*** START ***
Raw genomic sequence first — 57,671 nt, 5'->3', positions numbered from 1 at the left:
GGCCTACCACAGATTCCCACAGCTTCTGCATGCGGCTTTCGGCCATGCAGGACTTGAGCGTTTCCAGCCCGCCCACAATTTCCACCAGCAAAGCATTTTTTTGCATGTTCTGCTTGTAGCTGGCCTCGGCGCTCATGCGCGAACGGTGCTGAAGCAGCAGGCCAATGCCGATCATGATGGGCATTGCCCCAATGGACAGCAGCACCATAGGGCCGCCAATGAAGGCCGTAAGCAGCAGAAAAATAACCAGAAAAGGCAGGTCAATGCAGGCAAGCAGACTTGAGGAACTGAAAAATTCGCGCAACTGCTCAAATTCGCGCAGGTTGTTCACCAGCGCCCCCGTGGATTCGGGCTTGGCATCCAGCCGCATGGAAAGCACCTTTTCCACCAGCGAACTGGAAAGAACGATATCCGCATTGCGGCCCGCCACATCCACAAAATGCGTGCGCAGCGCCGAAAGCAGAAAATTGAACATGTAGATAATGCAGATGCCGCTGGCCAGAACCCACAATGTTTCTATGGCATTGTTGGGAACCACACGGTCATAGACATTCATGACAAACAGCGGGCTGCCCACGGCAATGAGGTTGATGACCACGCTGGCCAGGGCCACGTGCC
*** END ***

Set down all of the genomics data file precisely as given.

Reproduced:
Raw genomic sequence first — 57,671 nt, 5'->3', positions numbered from 1 at the left:
GGCCTACCACAGATTCCCACAGCTTCTGCATGCGGCTTTCGGCCATGCAGGACTTGAGCGTTTCCAGCCCGCCCACAATTTCCACCAGCAAAGCATTTTTTTGCATGTTCTGCTTGTAGCTGGCCTCGGCGCTCATGCGCGAACGGTGCTGAAGCAGCAGGCCAATGCCGATCATGATGGGCATTGCCCCAATGGACAGCAGCACCATAGGGCCGCCAATGAAGGCCGTAAGCAGCAGAAAAATAACCAGAAAAGGCAGGTCAATGCAGGCAAGCAGACTTGAGGAACTGAAAAATTCGCGCAACTGCTCAAATTCGCGCAGGTTGTTCACCAGCGCCCCCGTGGATTCGGGCTTGGCATCCAGCCGCATGGAAAGCACCTTTTCCACCAGCGAACTGGAAAGAACGATATCCGCATTGCGGCCCGCCACATCCACAAAATGCGTGCGCAGCGCCGAAAGCAGAAAATTGAACATGTAGATAATGCAGATGCCGCTGGCCAGAACCCACAATGTTTCTATGGCATTGTTGGGAACCACACGGTCATAGACATTCATGACAAACAGCGGGCTGCCCACGGCAATGAGGTTGATGACCACGCTGGCCAGGGCCACGTGCC